He was only arrested and charged with racially aggravated violence after Asian people fought back.


Language of racism

'The graffiti in these areas of segregation do not attack ethnic minorities for their inability to decline verbs properly. They attack on the basis of skin colour. The white gang that stabbed Stephen Lawrence did not shout about his failure to know when to use the subjunctive. They shouted, 'What, what, nigger!'
Vikram Dodd, in the Guardian


Faith schools will keep children apart

Most Asian parents say they do not want separate schools. The vast majority say they want a mix for their children which reflects the towns they live in. The biggest reason given by the minority of Asian parents who do want separate schools is racism in the education system, not a desire to keep apart. Privatisation and free market policies have polarised schools.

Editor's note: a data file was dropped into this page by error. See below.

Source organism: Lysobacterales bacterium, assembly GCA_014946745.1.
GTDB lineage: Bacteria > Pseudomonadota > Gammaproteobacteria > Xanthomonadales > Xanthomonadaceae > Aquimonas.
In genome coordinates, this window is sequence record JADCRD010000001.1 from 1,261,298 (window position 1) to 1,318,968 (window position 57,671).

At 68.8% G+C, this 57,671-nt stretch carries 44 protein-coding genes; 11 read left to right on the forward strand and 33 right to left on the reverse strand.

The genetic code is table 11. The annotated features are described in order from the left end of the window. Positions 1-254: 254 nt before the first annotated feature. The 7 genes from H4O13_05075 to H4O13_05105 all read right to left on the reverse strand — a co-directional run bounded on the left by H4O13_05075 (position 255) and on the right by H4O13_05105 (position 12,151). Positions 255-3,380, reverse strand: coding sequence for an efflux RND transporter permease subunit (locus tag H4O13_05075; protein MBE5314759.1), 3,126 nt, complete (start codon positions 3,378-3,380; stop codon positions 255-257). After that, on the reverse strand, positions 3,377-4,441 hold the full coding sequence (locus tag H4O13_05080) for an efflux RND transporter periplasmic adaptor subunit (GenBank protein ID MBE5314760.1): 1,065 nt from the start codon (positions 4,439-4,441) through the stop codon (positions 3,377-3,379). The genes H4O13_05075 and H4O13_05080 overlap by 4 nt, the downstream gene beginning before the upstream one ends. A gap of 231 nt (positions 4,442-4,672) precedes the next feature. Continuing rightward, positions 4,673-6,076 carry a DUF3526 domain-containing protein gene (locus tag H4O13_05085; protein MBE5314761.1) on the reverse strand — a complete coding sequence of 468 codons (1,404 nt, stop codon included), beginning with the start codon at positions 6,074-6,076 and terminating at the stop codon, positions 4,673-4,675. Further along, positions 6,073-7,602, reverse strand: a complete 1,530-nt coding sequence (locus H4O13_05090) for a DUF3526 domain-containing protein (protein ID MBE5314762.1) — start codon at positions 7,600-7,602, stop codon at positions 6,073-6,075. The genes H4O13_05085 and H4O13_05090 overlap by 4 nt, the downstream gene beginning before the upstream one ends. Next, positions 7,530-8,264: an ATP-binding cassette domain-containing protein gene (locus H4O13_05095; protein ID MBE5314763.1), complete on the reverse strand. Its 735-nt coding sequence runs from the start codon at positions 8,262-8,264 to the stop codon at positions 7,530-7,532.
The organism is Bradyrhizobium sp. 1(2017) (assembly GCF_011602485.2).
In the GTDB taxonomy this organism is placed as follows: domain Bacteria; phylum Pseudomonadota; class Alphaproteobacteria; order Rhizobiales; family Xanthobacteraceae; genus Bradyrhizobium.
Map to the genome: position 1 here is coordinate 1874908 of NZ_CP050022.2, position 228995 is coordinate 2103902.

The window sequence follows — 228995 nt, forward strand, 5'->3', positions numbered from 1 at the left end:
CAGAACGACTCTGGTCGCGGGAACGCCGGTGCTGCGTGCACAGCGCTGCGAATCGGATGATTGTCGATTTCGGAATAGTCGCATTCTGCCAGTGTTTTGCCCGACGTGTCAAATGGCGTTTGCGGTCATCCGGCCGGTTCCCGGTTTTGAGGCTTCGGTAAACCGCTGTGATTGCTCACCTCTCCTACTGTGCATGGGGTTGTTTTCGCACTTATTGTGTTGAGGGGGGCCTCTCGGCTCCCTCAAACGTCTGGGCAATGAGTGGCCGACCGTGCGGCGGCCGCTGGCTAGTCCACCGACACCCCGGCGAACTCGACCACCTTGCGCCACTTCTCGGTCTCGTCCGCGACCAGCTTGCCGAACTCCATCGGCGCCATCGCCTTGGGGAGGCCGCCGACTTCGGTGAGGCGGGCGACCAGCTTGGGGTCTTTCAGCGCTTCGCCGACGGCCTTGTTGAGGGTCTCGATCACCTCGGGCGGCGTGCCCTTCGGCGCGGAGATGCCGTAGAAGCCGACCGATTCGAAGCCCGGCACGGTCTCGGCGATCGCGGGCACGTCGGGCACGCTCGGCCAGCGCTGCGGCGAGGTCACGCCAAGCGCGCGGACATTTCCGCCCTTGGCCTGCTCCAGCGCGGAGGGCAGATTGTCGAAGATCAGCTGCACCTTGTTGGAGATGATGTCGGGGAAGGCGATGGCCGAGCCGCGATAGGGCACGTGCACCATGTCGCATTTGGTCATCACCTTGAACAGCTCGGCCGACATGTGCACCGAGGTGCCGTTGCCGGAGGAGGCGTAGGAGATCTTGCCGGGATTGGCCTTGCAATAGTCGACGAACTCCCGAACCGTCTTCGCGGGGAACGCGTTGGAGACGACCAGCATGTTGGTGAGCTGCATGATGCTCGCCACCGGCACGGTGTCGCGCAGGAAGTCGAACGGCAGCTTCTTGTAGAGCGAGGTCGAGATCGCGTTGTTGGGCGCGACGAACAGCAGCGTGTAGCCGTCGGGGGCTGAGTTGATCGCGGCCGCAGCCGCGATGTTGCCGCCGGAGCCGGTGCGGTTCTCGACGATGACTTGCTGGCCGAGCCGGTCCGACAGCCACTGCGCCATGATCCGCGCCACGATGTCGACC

That has resulted in a two-tier education system, with poor working class schools on the one hand and better funded schools in better off areas. The working class Asian population are in general poorer than their white counterparts.

So class divisions created by the attacks on comprehensive education lead to racial divisions. These are intensified because New Labour, following the Tories, has destroyed the ability of councils to compensate for segregation in housing by bringing children from different neighbourhoods together in schools.